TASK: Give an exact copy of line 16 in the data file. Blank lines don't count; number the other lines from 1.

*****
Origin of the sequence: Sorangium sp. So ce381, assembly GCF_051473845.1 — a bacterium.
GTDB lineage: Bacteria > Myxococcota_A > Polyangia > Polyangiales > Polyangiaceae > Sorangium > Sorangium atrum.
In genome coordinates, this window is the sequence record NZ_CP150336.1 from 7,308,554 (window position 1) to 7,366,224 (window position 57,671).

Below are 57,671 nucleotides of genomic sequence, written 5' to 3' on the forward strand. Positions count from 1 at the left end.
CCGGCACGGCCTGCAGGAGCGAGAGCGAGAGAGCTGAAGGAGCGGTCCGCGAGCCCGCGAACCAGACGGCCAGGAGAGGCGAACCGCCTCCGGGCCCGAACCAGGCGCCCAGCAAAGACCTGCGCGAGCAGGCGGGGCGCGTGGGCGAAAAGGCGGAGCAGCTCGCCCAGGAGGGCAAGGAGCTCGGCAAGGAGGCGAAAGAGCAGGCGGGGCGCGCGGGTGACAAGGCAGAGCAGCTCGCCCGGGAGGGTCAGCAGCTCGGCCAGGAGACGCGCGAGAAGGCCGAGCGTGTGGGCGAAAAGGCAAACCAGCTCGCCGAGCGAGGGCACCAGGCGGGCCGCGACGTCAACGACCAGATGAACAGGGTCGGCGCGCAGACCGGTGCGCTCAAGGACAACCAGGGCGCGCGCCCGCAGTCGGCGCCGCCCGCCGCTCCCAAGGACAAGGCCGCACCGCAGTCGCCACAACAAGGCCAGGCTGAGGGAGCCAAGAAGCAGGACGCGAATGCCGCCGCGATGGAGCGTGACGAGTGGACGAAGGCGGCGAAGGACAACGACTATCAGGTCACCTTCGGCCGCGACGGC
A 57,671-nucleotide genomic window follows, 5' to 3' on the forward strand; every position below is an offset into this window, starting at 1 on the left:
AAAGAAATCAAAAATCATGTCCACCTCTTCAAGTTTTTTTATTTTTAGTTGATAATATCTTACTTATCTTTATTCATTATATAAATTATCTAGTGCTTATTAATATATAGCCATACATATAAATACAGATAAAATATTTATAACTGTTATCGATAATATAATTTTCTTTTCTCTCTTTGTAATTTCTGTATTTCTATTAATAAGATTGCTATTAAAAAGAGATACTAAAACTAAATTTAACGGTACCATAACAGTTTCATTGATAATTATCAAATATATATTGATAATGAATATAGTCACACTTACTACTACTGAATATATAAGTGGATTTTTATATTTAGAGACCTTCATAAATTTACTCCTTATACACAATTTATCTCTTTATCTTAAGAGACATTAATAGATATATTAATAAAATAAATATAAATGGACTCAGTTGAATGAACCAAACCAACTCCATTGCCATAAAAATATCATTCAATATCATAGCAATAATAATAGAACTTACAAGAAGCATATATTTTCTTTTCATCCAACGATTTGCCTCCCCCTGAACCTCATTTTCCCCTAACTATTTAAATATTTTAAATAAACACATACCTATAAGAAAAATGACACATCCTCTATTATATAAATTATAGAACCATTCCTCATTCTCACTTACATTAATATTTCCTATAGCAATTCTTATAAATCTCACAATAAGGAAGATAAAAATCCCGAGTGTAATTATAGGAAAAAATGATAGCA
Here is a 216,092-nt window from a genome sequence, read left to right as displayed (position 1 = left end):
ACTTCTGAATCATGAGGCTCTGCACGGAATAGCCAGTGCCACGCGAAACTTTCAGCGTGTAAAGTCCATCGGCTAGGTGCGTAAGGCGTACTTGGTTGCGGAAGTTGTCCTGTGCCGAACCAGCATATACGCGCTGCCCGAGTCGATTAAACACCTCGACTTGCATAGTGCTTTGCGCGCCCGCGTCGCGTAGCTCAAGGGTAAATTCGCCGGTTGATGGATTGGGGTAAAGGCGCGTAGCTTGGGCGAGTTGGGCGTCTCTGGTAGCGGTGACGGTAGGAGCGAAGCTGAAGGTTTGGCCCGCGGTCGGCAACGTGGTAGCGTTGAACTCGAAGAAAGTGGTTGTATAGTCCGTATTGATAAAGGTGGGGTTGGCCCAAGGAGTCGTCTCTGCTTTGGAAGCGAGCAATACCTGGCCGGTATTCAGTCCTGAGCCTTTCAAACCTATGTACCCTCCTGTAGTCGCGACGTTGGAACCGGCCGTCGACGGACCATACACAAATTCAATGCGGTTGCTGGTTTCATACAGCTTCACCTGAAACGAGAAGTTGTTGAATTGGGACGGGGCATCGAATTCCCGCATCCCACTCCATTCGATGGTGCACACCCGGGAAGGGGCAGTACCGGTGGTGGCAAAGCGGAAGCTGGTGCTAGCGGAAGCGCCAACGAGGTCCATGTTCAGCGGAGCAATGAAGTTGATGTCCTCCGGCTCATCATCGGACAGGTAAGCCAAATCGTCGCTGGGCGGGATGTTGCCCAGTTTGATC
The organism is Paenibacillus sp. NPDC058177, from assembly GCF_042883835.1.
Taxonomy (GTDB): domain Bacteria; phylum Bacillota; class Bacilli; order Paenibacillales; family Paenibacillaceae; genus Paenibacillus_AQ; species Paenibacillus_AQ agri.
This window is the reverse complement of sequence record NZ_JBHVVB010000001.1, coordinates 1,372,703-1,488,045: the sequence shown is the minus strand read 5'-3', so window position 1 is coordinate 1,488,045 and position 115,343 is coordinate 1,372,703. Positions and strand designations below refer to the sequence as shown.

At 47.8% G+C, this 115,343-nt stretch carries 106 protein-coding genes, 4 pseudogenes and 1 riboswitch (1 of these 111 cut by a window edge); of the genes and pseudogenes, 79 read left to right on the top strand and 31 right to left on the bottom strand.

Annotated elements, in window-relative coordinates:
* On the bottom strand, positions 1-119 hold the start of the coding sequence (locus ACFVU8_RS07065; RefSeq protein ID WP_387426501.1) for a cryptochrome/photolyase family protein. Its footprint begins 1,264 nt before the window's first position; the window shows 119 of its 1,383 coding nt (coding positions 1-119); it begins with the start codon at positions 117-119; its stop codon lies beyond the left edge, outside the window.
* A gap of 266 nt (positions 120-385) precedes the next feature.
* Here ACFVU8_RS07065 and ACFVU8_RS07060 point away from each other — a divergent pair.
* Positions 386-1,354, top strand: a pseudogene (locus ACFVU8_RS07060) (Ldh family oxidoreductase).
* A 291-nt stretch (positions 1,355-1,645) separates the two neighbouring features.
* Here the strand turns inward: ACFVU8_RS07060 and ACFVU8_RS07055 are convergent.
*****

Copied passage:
* A gap of 266 nt (positions 120-385) precedes the next feature.